Other volunteers gathered in the lobby for the same purpose. The hotel had the front doors open for people leaving with their luggage. The cold breeze caused  me to take my scarf out of the coat pocket. It didn’t look like my scarf, but I have many and thought I had packed one I hadn’t worn for a long time.  As soon as I had it wrapped around my neck, I heard one of the volunteers in the group next to us say, “That’s my scarf.”

She walked over to me and asked if I was sure I had the right coat. I stood up and indeed, it was not my coat but hers and she had mine.

Cali  sat at the same table we did during the dinner and we laughed about the coat mix up. We’ve been friends since then. She has published several books, which you can see on Amazon. Click here

Standing next to Cali in the photo is Peter Dudley. We met in a critique group several years ago. He has published a three book series called New Eden. To see his books and their awesome covers click here

Peter’s wife, Maria, is on the far left in the photo and next to her is Praveena Raman. Sheila Bali and I are in the middle. Sheila is working on an historical book  about leaving Hungary as a little girl during the Hungarian Revolution. Sheila and I met at a California Writers Club retreat and then she enrolled in my writing class.

This year’s SF Writers Conference was fabulous as always. It’s the best way to learn what’s new, to meet editors and agents, and best of all to  reconnect with fellow authors and the joy of being with them every year. Writers are friends for life.


Julaina Kleist-Corwin

Editor of Written Across the Genres


The California Writers Club Literary Review

CWC Literary Review 2015 with MirrorThe 2015 California Writers Club Literary Review has arrived. Interested members submit two entries earlier in the year and are not told if they will be in the Review. When it arrives in the mail, people whose submissions were published find out. What a nice surprise.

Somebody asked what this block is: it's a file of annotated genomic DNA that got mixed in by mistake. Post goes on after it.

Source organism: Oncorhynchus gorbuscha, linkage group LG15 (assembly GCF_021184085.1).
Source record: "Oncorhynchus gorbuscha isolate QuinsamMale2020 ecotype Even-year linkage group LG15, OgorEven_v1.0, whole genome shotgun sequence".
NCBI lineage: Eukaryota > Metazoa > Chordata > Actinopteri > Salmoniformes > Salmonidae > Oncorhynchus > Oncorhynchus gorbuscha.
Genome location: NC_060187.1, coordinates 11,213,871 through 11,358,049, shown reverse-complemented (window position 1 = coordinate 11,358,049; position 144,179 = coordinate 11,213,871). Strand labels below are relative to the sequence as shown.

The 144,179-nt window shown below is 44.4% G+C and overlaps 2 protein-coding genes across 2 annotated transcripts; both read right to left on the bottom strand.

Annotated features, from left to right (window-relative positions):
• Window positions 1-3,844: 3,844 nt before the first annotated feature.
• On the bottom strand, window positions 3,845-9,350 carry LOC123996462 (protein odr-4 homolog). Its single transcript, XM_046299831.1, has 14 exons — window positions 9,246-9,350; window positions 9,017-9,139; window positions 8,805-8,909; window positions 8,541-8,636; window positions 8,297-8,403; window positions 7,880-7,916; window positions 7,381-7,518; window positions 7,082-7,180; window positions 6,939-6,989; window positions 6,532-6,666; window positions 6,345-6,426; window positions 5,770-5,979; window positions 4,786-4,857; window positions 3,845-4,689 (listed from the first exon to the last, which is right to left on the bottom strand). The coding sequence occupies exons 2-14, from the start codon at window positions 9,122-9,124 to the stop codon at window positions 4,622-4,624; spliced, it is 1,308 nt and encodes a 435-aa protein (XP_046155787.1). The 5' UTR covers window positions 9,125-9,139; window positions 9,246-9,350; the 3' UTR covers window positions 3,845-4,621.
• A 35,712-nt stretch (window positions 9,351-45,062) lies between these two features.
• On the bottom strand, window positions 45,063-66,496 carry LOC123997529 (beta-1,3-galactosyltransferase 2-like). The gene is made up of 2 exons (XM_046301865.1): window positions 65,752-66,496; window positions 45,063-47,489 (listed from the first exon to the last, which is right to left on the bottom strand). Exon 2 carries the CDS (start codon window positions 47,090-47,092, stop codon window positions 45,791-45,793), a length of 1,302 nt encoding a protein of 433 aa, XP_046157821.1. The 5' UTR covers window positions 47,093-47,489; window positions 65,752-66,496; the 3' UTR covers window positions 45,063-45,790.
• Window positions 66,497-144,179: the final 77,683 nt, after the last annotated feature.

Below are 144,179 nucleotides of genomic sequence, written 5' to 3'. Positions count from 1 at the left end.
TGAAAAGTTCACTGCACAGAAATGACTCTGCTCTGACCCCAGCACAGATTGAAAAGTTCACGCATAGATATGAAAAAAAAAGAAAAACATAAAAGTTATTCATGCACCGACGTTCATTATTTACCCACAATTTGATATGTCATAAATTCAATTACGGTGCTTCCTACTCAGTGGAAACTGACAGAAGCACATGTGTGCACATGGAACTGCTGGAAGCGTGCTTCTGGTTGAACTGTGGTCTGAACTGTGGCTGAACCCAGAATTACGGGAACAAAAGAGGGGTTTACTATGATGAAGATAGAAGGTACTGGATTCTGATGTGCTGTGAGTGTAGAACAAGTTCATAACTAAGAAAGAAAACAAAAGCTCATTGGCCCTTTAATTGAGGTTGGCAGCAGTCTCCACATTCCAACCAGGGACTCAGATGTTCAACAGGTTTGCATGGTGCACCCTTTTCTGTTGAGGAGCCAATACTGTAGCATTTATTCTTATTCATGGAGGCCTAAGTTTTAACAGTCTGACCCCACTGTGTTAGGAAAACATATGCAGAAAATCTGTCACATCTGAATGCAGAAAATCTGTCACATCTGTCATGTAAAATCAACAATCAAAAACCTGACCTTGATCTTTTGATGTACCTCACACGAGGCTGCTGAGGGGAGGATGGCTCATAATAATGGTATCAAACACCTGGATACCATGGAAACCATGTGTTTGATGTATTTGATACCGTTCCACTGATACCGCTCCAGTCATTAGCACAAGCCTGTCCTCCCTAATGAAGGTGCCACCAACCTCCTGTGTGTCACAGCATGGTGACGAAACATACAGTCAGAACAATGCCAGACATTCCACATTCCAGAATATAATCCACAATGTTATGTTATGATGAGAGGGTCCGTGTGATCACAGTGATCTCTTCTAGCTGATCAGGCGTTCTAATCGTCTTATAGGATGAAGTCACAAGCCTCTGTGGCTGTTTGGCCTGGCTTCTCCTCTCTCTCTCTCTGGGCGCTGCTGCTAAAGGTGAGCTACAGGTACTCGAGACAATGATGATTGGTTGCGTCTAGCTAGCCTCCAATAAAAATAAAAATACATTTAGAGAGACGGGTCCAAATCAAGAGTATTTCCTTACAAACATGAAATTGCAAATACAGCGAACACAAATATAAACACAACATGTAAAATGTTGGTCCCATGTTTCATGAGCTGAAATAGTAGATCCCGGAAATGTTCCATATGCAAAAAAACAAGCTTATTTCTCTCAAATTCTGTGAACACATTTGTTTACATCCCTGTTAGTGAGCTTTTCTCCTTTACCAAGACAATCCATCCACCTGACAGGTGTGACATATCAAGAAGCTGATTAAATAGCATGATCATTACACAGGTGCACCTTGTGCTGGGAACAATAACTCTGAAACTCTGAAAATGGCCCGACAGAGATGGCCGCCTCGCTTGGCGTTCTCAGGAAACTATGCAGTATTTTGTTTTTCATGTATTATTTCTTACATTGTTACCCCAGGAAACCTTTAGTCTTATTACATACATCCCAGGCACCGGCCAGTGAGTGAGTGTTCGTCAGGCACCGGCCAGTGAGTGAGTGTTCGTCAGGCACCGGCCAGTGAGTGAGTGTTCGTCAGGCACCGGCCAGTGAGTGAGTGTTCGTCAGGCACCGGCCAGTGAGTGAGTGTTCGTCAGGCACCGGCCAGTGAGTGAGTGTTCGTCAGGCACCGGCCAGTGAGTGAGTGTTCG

My short story, “Mirror” is in it as well as stories by some of the members of my creative writing class. Julie Royce had two of her stories published: “Disturbance Call” and “Finding Myself in the Mission.”





Julie Royce



Sheila Bali

Sally Kimball

Sally Kimball

Sheila Bali’s “Oakwud Has Done Me In” and Sally Kimball’s memoir, “The Lost Pearl” are published in it too.


B. Lynn Goodwin


Another member of our Tri-Valley CWC Chapter, but who is not in my class, B. Lynn Goodwin had her story, “Partners published in the Review also.”





Thanks to Dave LaRoche and his volunteers for creating an attractive, high quality Literary Review each year.

3 Days 3 Quotes Challenge — Day 2

Here it is Day 2 of the 3 Days 3 Quotes Challenge. Thanks again to Erika Kind  9781452593708_COVER.indd

from https://erikakind.wordpress.com for the invitation to participate.

My quote:

“The historical novelist gleans the rubble of the past, tastes the grit, extracts the jewels.”

Sheila Bali wrote it in her blog post titled “How History Leads to Historic Fiction” published in my anthology Written Across the Genres.

Sheila photo on webFrontCover of Written Across the GenresHI

Sheila’s work in progress is Shattered Tears for My Homeland about her escape as a child from Hungry during the revolution in 1956.

The rules for the challenge are:

  • Thank the blogger, who nominated you.
  • Post one of your favorite quotes (different quote on each day) on three consecutive days. The quote can be from your favorite book, author, or your own. Don’t forget to acknowledge the source with a link.
  • Nominate three bloggers to challenge them.

My nominees: